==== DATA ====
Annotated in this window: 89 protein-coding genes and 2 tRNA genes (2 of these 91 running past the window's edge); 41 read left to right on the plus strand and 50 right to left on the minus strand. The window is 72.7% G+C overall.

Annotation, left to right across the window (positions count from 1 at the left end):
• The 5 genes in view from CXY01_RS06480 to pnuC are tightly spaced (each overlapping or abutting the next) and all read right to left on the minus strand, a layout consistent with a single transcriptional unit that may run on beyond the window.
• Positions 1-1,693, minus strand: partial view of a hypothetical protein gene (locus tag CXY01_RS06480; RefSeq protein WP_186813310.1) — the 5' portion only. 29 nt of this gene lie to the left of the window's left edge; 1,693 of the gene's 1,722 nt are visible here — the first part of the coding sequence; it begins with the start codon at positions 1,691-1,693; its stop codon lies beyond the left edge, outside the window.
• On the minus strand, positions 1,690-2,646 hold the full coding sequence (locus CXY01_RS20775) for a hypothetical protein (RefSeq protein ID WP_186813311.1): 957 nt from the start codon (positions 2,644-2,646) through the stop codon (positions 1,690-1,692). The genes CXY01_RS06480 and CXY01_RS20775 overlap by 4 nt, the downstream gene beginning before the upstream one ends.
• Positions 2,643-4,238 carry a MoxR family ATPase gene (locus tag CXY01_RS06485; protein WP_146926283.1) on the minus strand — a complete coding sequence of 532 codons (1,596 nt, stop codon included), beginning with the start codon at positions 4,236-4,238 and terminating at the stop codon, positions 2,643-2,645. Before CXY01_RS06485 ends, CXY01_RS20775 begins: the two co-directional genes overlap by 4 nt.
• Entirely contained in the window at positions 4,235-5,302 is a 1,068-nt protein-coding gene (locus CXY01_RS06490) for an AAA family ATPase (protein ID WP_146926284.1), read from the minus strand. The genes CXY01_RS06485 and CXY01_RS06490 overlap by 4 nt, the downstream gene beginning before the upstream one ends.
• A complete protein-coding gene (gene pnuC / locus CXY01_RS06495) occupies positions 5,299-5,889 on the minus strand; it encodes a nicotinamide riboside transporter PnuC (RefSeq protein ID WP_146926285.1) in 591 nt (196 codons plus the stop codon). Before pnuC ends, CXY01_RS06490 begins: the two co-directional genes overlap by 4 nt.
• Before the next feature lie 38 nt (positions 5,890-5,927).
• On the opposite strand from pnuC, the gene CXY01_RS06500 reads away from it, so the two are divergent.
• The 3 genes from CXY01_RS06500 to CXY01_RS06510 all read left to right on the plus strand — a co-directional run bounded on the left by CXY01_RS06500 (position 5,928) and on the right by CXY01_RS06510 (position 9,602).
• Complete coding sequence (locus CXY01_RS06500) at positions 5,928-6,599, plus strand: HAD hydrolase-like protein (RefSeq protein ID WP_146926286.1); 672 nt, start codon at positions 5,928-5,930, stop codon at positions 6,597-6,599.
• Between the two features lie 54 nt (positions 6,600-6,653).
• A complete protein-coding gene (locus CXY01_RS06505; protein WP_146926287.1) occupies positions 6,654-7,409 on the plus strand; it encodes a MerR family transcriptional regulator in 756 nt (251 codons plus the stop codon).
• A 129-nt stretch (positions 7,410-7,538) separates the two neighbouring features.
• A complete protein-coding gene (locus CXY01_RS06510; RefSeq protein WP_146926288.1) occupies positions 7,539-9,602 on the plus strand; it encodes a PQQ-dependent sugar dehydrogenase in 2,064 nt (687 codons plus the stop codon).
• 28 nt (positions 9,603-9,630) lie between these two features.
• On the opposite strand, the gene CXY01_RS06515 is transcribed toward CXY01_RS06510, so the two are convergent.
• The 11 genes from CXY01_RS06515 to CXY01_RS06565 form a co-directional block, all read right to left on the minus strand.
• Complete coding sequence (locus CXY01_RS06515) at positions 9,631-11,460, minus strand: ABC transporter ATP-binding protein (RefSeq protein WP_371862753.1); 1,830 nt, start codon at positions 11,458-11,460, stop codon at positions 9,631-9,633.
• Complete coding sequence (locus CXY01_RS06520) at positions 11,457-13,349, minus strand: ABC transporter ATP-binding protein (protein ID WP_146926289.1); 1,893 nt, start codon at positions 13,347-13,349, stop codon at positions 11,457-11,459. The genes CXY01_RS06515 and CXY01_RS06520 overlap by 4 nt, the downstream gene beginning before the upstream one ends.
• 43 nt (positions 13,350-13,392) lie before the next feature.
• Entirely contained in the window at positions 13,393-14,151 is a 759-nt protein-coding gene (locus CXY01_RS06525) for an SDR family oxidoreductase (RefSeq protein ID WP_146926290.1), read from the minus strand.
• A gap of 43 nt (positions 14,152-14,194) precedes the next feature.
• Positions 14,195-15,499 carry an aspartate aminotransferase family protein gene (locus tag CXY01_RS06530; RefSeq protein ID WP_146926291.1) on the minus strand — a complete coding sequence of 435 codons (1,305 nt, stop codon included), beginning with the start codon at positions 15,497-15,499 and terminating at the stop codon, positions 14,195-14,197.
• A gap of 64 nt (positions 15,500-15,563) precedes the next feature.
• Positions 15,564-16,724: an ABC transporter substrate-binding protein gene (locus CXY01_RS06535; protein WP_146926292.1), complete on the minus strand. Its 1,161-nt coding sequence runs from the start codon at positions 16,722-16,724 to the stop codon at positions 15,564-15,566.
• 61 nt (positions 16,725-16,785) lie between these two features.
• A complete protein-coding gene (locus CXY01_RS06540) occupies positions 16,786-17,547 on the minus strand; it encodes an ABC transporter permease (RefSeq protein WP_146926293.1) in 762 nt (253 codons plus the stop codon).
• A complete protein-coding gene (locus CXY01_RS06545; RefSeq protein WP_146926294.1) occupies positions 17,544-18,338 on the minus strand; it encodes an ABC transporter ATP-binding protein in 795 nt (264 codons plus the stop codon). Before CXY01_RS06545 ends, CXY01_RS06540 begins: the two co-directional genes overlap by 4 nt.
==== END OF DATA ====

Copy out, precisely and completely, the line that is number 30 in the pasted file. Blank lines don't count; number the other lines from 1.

• A complete protein-coding gene (locus CXY01_RS06545; RefSeq protein WP_146926294.1) occupies positions 17,544-18,338 on the minus strand; it encodes an ABC transporter ATP-binding protein in 795 nt (264 codons plus the stop codon). Before CXY01_RS06545 ends, CXY01_RS06540 begins: the two co-directional genes overlap by 4 nt.